Two bits of good news from the comments. Firstly (H/T Harley and Kin-Free), the French are smoking more (and also the Albanians and Czechs):
Europeans Keep Smoking Crown as French Cigarette Use Rises
About 28 percent of adults smoked in 2011 in Europe as more French picked up the habit, according to statistics released today by the World Health Organization’s regional office in Copenhagen…
Smoking rose in France, Albania and the Czech Republic between 2005 and 2011, while rates in Switzerland have remained about the same. Russia has the highest rate of men smoking and Austria leads in women smoking…
European smoking rates dropped 7 percentage points between 2005 and 2011, according to the WHO. One of the biggest declines was in the U.K., where smoking dropped to 22 percent for both men and women in 2011 from 37 percent and 35 percent in 2005 respectively.
Austrian women led an increase in female smoking with a 7 percentage point increase, while such figures increased by 3 percentage points or more in France, the Czech Republic and Lithuania between 2005 and 2011, according to WHO data.
I’d dispute the suggestion that UK smoking prevalence was 37% for men, 35% for women, in 2005. That would have put Britons in the same league as Bulgaria. To the best of my knowledge it was 23% prevalence. So a fall to 22% is unremarkable.
The Russians are the world’s champion smokers with 60% male prevalence, because – second bit of good news – Fredrick Eich has found that, despite not having engaged in a war on tobacco for the past 60 years, Russian lung cancer rates have begun to fall in line with US lung cancer rates (see right) – which would rather suggest that if the global lung cancer epidemic has peaked, it wasn’t smoking that drove it.
Fredrick Eich also has (on another page) a graph showing US lung cancer incidence:
I must say that I’m a bit suspicious of these falls in lung cancer rates. Although the peaks are in the same places, the graph above shows US male lung cancer mortality peaking at about 135 per 100,000. But the first graph shows it peaking at about 48 per 100,000. Which is a huge disparity.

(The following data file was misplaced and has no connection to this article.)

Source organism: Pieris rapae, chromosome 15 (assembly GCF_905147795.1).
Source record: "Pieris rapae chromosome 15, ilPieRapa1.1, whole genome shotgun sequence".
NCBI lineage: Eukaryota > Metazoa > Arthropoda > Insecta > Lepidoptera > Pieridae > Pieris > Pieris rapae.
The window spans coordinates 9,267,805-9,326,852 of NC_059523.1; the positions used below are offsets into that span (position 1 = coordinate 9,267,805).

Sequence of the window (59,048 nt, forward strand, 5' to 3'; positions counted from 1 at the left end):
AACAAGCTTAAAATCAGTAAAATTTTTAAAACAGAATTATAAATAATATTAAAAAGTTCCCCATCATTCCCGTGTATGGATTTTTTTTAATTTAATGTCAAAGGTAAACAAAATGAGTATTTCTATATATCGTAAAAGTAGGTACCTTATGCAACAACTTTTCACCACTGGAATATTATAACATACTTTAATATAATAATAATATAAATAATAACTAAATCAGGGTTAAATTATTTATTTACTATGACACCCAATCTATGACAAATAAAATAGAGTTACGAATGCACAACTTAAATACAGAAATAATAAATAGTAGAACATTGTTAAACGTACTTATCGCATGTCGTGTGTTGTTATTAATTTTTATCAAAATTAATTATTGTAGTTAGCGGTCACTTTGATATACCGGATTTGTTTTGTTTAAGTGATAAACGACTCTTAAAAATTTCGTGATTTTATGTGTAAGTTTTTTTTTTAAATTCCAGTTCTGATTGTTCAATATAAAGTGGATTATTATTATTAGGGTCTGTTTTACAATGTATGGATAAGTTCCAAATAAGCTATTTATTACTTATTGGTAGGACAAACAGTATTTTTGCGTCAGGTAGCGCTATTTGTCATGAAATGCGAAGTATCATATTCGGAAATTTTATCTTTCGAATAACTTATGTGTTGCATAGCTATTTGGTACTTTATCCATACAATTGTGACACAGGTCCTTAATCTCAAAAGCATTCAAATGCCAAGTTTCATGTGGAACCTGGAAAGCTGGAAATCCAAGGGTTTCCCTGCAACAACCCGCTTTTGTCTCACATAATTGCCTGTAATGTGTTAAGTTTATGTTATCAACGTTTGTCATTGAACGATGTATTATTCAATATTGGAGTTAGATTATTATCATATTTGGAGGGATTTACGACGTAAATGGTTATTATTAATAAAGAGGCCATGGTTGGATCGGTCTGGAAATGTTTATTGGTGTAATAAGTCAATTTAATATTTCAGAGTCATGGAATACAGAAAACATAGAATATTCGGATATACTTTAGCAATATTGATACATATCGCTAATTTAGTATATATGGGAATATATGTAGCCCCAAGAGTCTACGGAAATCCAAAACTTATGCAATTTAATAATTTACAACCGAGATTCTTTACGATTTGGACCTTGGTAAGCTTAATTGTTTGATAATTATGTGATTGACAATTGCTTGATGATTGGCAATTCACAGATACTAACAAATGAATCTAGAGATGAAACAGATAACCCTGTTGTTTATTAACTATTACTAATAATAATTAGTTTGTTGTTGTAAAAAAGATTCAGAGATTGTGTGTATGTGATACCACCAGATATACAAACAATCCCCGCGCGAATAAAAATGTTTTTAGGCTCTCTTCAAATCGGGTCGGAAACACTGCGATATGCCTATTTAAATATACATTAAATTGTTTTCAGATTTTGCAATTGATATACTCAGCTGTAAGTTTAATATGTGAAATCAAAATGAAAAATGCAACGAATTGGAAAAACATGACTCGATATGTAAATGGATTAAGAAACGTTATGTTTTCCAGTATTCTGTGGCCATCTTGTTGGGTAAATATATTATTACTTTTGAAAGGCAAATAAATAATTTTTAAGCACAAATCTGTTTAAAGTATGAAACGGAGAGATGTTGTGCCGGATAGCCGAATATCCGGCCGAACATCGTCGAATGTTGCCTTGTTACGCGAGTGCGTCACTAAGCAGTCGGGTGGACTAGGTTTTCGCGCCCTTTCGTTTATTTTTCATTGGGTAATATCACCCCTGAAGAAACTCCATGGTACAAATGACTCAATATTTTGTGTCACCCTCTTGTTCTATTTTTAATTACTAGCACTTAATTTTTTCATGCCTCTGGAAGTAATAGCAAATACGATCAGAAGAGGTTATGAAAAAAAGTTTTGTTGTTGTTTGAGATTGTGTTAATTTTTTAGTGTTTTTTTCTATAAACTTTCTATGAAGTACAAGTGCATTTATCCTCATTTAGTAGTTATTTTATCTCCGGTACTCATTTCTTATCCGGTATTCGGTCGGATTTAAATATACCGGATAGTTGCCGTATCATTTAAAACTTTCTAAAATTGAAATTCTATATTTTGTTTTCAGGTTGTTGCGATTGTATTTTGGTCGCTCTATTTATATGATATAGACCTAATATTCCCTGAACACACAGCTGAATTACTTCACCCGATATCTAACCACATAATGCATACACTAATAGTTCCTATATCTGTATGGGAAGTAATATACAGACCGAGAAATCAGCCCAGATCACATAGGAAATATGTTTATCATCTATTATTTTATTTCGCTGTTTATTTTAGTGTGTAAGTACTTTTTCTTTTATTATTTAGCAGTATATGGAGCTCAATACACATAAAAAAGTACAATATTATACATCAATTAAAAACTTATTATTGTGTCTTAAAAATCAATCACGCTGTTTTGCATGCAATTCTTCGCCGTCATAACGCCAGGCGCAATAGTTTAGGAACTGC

Also the lower graph uses figures from the 35 – 69 age range, when it’s well known that cancer is very largely a disease of old age. i.e. after age 69. It may well be that cancer rates are falling in the lower age range, and produce these peaks. But GaryK has in the past produced figures showing US incidence/mortality continuing to rise (perhaps he could rustle them up again?). As I have also done for the EU.
Anyway, Fredrick Eich thinks that nuclear fallout offers a better explanation for lung cancer incidence, and shows the following graph, in which inhalation exposure drops sharply after 1985 – roughly the time when lung cancer peaked (if it peaked):
The peak of this logarithmic scale graph is in about 1964. The lung cancer peak came in about 1984. Which would suggest a delay of about 20 years from inhaling radioactive fallout to developing lung cancer.
In my Fallout Hypothesis, I showed that Cesium-137 deposition in the south-eastern USA corresponded geographically with lung cancer mortality. Fredrik Eich pointed out that this also corresponded to highest US rainfall, which would have washed more radioactive fallout out of the atmosphere in that region.
Last week GaryK said that these were the poorest states in the USA. I think that I’m probably right in saying that these are also states with principally agricultural products – tobacco, cotton, sugar cane, wheat, etc. If so, they probably had large numbers of adult males working outdoors, where they would be much more exposed to fallout than women working indoors.
I returned to the Fallout Hypothesis last week with An Evolutionary Model of Cancer, in which I succeeded with a simple computer model in getting cells to multiply more rapidly into voids left by dead cells – and in particular voids created by a radioactive dust particles – to form tumours. It took quite a long time for the tumours to develop.
I think this is a very interesting model, and I’ve been developing it a bit more in recent days, and may post some more about it soon. Meanwhile GaryK has left a few questions to ponder on, such as:
1. Are heavier particles more deadly than the lighter ones?
2. How much radioactivity does it take to cause mutation?
3. Since all breathe and are exposed to the dust, should not all get cancer?
4. Why does the state’s poverty rate seem to make a difference?
5. Since most atomic tests were underground, does that make a difference?
My current answers are: 1) I don’t know, but they probably are because there will be more material firing off more alpha and beta particles. 2) In my simulation model, radioactivity was killing cells, not mutating them. I didn’t assume any mutation, but simply that daughter cells would naturally reproduce at the same rate, or slightly faster or slower than their parent cells. 3) People who work outdoors, and who are digging up contaminated soils (which is where fallout would have ended up), are likely to inhale more radioactive fallout than people living indoors. 4) I don’t think it’s poverty per se that matters, but whether people work outdoors or not. 5) Up until the Test Ban treaty in the 1960s, both the USA and the USSR were detonating numerous ever-larger nuclear weapons in the atmosphere. Underground tests were a relatively late development